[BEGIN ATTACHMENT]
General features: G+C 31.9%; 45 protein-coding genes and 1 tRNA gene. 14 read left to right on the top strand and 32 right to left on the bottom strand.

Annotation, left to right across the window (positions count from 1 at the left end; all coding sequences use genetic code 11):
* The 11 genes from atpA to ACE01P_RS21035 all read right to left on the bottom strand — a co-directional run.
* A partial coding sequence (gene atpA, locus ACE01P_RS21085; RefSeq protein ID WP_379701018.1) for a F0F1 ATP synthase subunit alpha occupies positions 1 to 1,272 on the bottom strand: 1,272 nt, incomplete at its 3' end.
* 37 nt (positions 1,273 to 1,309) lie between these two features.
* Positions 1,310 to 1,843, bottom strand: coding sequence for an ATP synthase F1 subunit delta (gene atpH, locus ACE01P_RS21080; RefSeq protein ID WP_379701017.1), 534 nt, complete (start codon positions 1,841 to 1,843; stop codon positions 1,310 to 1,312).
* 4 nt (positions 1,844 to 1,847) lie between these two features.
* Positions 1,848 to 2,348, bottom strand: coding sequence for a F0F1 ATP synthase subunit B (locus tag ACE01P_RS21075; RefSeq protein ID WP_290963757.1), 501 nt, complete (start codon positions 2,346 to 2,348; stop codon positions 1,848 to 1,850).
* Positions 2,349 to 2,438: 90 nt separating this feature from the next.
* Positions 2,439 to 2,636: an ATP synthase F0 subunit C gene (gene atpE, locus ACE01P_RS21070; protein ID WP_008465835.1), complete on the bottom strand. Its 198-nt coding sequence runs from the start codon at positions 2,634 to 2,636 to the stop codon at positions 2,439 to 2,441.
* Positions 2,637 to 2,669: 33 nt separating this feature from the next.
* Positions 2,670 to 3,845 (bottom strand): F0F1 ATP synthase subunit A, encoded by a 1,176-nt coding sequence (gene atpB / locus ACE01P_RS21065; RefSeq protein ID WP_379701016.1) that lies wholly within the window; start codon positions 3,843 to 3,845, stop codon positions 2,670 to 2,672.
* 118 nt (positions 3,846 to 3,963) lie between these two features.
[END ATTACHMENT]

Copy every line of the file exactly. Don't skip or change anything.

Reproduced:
General features: G+C 31.9%; 45 protein-coding genes and 1 tRNA gene. 14 read left to right on the top strand and 32 right to left on the bottom strand.

Annotation, left to right across the window (positions count from 1 at the left end; all coding sequences use genetic code 11):
* The 11 genes from atpA to ACE01P_RS21035 all read right to left on the bottom strand — a co-directional run.
* A partial coding sequence (gene atpA, locus ACE01P_RS21085; RefSeq protein ID WP_379701018.1) for a F0F1 ATP synthase subunit alpha occupies positions 1 to 1,272 on the bottom strand: 1,272 nt, incomplete at its 3' end.
* 37 nt (positions 1,273 to 1,309) lie between these two features.
* Positions 1,310 to 1,843, bottom strand: coding sequence for an ATP synthase F1 subunit delta (gene atpH, locus ACE01P_RS21080; RefSeq protein ID WP_379701017.1), 534 nt, complete (start codon positions 1,841 to 1,843; stop codon positions 1,310 to 1,312).
* 4 nt (positions 1,844 to 1,847) lie between these two features.
* Positions 1,848 to 2,348, bottom strand: coding sequence for a F0F1 ATP synthase subunit B (locus tag ACE01P_RS21075; RefSeq protein ID WP_290963757.1), 501 nt, complete (start codon positions 2,346 to 2,348; stop codon positions 1,848 to 1,850).
* Positions 2,349 to 2,438: 90 nt separating this feature from the next.
* Positions 2,439 to 2,636: an ATP synthase F0 subunit C gene (gene atpE, locus ACE01P_RS21070; protein ID WP_008465835.1), complete on the bottom strand. Its 198-nt coding sequence runs from the start codon at positions 2,634 to 2,636 to the stop codon at positions 2,439 to 2,441.
* Positions 2,637 to 2,669: 33 nt separating this feature from the next.
* Positions 2,670 to 3,845 (bottom strand): F0F1 ATP synthase subunit A, encoded by a 1,176-nt coding sequence (gene atpB / locus ACE01P_RS21065; RefSeq protein ID WP_379701016.1) that lies wholly within the window; start codon positions 3,843 to 3,845, stop codon positions 2,670 to 2,672.
* 118 nt (positions 3,846 to 3,963) lie between these two features.